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Part II - Anti-Bribery and Corruption Compliance: An Effective Program

Elliott Leary, Jennifer Hammond, and Steven Szaroleta June 9, 2014

INTRODUCTION

As discussed in our recent article, Anti-Bribery and Corruption Compliance: The Role of Transactional Testing in a Proactive Review,1 the importance of implementing appropriate internal controls through accounting transaction testing highlights the difference between an adequate anti-corruption program and one that could be exceptional. Transactional testing can expose gaps and identify weaknesses in the control environment of an organization. Testing will ensure that that an organization is committed to the highest levels of Anti-Bribery & Corruption (A-B&C) compliance.

While transactional testing is one very important component of an effective A-B&C program, an organization needs to draft and implement other compliance components in order to achieve an effective A-B&C program. In order to maintain an effective program, a company is required to monitor and audit specific components of the program on a periodic basis. As referenced in the article cited above, the U.S. Department of Justice (DOJ) and U.S. Securities and Exchange Commission (SEC) continue to place a high priority on the enforcement of the U.S. Foreign Corrupt Practices Act (FCPA). Therefore, it is critical that companies understand how the FCPA, as well as other relevant A-B&C regulations, impact their organizations and operations, and ensure that they have in place an effective, and tested, compliance program.

THE FCPA

ANTI-BRIBERY PROVISION
The anti-bribery provision makes it unlawful for an individual, business or employee, to offer or provide, directly or through a third party, anything of value to a foreign official to assist in obtaining or retaining business or to gain an unfair advantage.

The U.S. regulators have been aggressive in asserting jurisdiction in FCPA cases. The law has sweeping reach, and the payment prohibitions apply to both private and public organizations. Given the right set of jurisdictional facts, individuals, corporations, U.S. domestic concerns, foreign nationals and foreign businesses, and U.S. parent companies have all found themselves within the reach of this statute.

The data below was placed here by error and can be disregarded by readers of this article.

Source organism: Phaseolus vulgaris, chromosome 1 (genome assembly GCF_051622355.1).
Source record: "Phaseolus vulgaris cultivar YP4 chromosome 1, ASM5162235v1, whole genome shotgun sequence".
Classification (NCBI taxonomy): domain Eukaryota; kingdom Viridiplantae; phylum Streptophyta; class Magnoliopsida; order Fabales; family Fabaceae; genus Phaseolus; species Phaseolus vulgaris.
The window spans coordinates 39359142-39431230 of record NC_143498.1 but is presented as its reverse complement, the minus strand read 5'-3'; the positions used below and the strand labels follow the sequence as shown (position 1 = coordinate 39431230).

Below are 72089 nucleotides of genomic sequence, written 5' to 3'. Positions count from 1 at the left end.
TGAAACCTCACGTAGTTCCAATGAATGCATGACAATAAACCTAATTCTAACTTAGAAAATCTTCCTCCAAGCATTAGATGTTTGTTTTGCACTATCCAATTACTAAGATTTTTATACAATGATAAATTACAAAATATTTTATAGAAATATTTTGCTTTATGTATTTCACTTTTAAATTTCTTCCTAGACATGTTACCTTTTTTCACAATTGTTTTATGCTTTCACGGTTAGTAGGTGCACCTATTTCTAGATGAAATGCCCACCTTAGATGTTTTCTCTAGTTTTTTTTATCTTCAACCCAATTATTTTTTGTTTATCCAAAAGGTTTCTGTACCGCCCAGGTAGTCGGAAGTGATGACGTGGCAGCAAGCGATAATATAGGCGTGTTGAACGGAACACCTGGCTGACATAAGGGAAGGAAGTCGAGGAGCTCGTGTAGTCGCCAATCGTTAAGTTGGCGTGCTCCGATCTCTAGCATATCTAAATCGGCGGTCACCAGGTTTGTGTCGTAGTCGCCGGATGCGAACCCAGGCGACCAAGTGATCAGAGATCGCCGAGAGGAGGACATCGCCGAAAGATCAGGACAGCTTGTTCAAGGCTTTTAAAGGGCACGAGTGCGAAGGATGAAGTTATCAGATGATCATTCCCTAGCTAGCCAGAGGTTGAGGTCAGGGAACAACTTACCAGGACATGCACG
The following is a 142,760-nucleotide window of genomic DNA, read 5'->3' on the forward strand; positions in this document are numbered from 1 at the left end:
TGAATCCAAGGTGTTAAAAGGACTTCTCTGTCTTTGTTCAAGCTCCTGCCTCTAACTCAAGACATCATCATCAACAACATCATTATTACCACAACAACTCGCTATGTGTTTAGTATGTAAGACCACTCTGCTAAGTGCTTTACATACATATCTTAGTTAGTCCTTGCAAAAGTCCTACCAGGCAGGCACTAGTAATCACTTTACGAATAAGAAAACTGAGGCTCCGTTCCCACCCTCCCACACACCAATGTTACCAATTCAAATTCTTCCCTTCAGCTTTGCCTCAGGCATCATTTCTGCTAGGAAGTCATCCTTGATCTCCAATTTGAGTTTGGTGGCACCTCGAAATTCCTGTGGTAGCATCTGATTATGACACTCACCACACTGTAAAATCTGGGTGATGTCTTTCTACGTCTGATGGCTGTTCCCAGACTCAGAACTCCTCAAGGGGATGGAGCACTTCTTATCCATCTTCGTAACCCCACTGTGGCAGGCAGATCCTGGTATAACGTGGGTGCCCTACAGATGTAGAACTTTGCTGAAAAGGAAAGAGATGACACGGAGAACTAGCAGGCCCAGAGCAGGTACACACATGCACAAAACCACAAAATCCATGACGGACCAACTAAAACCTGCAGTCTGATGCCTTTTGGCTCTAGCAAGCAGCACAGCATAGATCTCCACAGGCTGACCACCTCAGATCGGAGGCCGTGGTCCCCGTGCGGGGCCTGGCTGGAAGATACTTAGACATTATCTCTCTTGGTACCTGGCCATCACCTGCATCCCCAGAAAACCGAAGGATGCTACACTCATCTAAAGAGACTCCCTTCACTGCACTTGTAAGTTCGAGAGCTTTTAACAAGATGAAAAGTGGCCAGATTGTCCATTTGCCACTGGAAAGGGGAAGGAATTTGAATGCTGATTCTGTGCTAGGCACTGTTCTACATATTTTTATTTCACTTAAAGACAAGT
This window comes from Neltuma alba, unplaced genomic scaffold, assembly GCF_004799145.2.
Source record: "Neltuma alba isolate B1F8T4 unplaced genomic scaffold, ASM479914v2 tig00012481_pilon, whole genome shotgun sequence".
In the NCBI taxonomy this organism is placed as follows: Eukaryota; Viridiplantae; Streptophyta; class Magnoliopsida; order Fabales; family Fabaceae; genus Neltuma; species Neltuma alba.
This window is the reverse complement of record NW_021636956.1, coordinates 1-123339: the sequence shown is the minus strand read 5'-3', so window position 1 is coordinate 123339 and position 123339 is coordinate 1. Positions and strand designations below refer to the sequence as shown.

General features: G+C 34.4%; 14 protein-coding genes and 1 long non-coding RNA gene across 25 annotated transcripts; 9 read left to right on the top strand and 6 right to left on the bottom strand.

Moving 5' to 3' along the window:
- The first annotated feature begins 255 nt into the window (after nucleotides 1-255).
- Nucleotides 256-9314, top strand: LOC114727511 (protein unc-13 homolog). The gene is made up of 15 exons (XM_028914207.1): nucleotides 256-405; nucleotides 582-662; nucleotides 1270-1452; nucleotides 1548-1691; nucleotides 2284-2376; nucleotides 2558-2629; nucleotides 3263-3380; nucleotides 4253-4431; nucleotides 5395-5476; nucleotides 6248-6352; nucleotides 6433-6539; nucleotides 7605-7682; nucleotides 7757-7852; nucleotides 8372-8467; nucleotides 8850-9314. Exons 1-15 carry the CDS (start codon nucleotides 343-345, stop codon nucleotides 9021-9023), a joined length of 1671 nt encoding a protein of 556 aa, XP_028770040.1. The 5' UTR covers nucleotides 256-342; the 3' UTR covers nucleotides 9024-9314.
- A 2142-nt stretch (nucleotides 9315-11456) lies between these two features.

ACCOUNTING PROVISIONS
The accounting provisions apply to public companies.

1. ACCURATE BOOKS AND RECORDS2
An issuer must keep and maintain accurate books, records and accounts with reasonable details to accurately reflect the true nature of transactions and the dispositions of the assets of the organization. An entity could face the threat of enforcement action if enforcement authorities deem it had insufficient controls that allowed a bribe, illegal commission or improper payment to be disguised or concealed. There is no monetary materiality threshold.

2. Internal Controls3
An entity must devise and maintain a system of internal accounting controls sufficient to ensure that transactions are executed with management’s knowledge and authorization, properly recorded to ensure accurate financial recording, and to allow for the periodic review of assets.

EXCEPTION AND AFFIRMATIVE DEFENSES
There is one narrow exception to the FCPA for facilitating payments made in furtherance of a routine governmental action.4 A payment for a routine governmental action must be non-discretionary and could include such things as processing a visa or supplying utilities. These payments must also be “small dollar amounts.”5 While this exception may be allowed under the FCPA, depending upon the facts and circumstances of the particular case, it may not be legal in the country where the payment is made or under other countries’ A-B&C regulations that are relevant in the matter.

There are also two affirmative defenses under the FCPA.6 The “local law” defense provides an opportunity for the defendant to prove that the payment is legal under the written laws7 of the country in which it made. A “reasonable and bona fide” business expenditure provides an opportunity for the defendant to prove that the money was spent as part of a product demonstration or a contract obligation.

THE UK BRIBERY ACT